If you modernize Giffard's steam powered version by compressing the design vertically, lighter & more efficient engines, etc. You see the lineage to the Norge. Fasten your seat where center of gravity needs dictate, and leave yourself in open air, and visibility will be great! I'm not sure you want to go as retro as climbing back & forth on the keel for pitch control.

    And the Home Despot version could just use a ladder for the keel.
     
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  13. Apr 11, 2019 #93

    MikeK

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    I'm hoping to keep weight down to the absolute minimum, with only one motor, a very spartan cabin, and yes, it would be interesting to see if shifting my weight within the little cabin area centered in the ship could actually affect trim.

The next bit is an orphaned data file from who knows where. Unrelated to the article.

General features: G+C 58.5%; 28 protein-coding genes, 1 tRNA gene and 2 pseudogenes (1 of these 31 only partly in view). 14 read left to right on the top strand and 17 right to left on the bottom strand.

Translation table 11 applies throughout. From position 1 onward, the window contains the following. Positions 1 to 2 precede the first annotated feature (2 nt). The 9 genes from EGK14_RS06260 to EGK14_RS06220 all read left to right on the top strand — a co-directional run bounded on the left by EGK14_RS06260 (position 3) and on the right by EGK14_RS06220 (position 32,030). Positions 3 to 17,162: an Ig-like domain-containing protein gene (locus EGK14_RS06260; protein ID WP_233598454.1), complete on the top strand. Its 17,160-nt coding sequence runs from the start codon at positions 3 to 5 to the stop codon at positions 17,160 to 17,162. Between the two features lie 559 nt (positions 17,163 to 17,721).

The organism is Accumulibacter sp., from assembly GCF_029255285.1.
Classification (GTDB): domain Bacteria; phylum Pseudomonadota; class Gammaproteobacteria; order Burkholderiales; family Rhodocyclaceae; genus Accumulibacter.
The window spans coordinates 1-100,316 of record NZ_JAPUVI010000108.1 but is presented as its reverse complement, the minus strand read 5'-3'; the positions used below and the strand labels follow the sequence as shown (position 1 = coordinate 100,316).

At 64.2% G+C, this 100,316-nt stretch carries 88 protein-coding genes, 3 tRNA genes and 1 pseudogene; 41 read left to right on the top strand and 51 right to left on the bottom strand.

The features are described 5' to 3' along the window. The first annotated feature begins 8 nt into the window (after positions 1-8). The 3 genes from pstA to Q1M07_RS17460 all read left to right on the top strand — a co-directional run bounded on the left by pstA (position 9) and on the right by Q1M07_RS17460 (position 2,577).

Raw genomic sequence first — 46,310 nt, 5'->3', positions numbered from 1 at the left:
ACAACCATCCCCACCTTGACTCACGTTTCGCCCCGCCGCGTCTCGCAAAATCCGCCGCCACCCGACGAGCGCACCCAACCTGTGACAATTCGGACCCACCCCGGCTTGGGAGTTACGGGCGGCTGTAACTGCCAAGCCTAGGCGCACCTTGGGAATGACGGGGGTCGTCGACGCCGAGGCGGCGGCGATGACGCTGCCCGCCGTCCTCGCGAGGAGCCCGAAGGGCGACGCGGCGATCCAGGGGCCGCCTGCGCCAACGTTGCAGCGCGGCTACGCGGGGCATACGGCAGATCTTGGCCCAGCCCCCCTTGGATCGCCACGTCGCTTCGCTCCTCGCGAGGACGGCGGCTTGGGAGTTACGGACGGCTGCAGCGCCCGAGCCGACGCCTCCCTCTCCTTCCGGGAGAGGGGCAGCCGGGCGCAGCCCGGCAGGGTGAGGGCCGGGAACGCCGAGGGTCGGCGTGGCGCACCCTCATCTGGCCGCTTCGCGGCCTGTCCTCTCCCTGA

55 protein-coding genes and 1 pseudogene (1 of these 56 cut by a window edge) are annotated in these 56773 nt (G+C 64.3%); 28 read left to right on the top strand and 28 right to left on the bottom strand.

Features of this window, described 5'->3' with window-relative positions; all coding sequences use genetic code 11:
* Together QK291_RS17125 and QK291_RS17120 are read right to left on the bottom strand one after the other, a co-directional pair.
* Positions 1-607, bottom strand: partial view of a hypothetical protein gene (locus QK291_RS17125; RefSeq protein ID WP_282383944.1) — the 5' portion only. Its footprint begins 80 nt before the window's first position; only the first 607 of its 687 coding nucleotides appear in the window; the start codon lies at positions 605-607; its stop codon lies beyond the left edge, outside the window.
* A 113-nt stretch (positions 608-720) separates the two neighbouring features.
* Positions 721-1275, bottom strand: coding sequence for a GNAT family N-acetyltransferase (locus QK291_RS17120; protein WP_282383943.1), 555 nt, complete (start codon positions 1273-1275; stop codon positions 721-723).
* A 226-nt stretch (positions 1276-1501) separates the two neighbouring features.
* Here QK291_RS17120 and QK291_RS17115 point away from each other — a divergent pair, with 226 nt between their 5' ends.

I plan to mount the motor on a section of center tube with flanges, like pipe. The rest of the center tube will have flanges at each section, to be the hub of the whole lashing system, much like a bicycle wheel. Easy enough to dismount the motor, but I don't expect any problems from something as simple as a ducted fan with and electric motor. The motor will be right there in the cabin, everything at the ships center of gravity. Outside motors can get snagged on trees and such.
    I'm also hoping that the flanges at each section will provide mounting points for simple skids on the bottom, something that will not snag on trees.
    With a central cabin, water landings are possible. I like having the option of landing on water rather than it being a problem. I can land, lower the 'chein-de-mer' as an anchor and charge my battery or wait for the weather to change.
     
    Last edited: Apr 11, 2019